It's no surprise, nor improper, for Colorado Attorney General John Suthers to order up an opinion on the legislative plan to balance the state budget with surplus assets of Pinnacol Assurance. It is inaccurate to call the opinion a ruling, however, as The Denver Post did in its Saturday morning editions.
The opinion is just politics; how one plays the game. And, yes, Republican AG Suthers is trying to influence the Democratic majorities in both houses of the General Assembly.
If Suthers can keep the Democrats from passing a law to take $500 million in employer-paid workers' comp insurance premiums from Pinnacol, the AG's office won't be forced to defend the law when some taxpaying or insurance-premium-paying Republican businessman or woman challenges it in court.
As The Post pointed out in its coverage, which started on its front page, the challenge to the Pinnacol law before it is even enacted echoes Suthers' challenge of a Ritter administration policy last year that allowed the state to collect more tax money from school property taxes. That law passed despite a negative Suthers opinion of it; it was challenged and upheld by the state Supreme Court; and the tax money that was collected helped fund Colorado schools.
The same result probably would be repeated in the Pinnacol situation.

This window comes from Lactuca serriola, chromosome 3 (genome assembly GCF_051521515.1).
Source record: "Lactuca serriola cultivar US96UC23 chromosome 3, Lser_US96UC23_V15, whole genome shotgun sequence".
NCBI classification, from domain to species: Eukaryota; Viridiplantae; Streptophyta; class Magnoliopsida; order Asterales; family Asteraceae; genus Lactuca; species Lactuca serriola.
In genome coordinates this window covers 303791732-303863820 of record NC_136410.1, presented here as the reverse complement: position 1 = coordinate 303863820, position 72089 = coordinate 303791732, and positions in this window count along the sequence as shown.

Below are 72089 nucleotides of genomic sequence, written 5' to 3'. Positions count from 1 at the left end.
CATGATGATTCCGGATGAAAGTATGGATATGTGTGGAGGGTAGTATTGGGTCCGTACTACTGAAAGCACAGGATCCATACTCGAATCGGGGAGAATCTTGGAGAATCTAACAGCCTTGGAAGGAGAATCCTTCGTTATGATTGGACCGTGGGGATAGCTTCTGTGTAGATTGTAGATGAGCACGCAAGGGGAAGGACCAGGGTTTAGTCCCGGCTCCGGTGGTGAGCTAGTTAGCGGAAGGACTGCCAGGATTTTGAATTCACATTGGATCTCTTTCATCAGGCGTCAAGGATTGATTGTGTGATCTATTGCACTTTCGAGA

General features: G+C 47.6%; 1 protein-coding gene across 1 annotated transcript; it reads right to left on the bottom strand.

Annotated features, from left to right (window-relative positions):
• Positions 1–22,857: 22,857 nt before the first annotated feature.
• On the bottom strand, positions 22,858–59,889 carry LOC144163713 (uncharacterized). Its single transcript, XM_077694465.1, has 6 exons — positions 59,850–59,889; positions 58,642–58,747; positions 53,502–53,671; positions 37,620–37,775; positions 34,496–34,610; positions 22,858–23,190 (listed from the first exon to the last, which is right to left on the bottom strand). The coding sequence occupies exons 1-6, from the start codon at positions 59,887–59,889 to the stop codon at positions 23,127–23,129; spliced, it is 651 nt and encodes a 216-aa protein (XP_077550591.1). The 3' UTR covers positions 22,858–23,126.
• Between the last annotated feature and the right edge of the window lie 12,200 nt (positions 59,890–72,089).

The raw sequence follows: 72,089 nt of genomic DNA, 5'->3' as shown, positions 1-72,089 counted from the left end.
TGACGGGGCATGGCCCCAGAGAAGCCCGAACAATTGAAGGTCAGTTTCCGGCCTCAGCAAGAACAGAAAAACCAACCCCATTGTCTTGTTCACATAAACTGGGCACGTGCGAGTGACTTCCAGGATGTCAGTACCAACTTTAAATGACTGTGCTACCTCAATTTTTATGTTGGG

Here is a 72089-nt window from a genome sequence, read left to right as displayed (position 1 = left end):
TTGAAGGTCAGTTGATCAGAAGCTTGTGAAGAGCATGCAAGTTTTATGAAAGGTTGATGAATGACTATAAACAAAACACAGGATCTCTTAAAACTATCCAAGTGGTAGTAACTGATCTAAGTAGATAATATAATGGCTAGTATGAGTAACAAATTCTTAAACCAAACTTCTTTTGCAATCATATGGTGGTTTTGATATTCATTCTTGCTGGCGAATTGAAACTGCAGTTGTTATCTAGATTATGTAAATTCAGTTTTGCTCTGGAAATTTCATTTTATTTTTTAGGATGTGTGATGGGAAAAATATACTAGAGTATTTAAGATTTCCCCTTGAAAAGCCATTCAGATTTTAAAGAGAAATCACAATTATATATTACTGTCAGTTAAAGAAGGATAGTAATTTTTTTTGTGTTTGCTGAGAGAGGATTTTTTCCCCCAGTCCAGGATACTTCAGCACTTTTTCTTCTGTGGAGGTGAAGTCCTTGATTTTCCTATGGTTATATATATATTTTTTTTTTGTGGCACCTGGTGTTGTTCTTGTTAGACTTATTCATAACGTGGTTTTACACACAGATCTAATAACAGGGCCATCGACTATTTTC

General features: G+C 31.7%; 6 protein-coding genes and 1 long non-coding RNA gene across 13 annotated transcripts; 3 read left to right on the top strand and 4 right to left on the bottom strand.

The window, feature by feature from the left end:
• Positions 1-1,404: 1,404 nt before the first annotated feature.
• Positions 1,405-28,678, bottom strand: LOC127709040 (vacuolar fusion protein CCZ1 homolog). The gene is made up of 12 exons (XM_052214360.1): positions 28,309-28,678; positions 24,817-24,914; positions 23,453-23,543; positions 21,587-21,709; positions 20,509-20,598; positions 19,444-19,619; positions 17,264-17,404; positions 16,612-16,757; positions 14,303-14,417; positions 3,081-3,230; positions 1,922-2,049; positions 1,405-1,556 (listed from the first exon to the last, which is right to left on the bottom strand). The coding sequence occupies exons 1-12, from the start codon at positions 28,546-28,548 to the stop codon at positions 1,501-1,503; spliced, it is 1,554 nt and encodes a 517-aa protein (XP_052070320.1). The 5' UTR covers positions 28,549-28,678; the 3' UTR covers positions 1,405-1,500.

Pinnacol is a quasi-government entity created by the state to offer employers low-cost workers' comp insurance and it has done such a good job of that it has built up a surplus of assets -- some might call the money surplus business taxes -- that serve to overprotect Pinnacol's ability to pay claims as well as serve as equity to support Pinnacol's ability to offer the low rates it charges private businesses.
Pro-business people naturally suggest the money should be kept by Pinnacol to enable it to continue the business tax breaks they get via the low insurance premiums.
Democrats who argue the money belongs to the state are essentially suggesting it be used for the common good of all Coloradans, not just to enhance the state's business environment.
Still, Suthers' opinion has weight and ought to be considered.
Democratic lawmakers, however, need not treat it like a ruling, and probably ought to do the same thing with it they did with the property-tax law: Pass it; get the governor to sign it, let the law be challenged, and then collect the money after the Colorado Supreme Court rules it's okay. Pinnacol might even have more of a surplus by the time that all happens, and new funds could help cushion the pre-set hit.
It may be that the Supreme Court could throw its own opinion into the legislative debate and save a lot of people a lot of wasted time.
But the Court's decisions can be just as political as the AG's, and, in politics, timing is everything.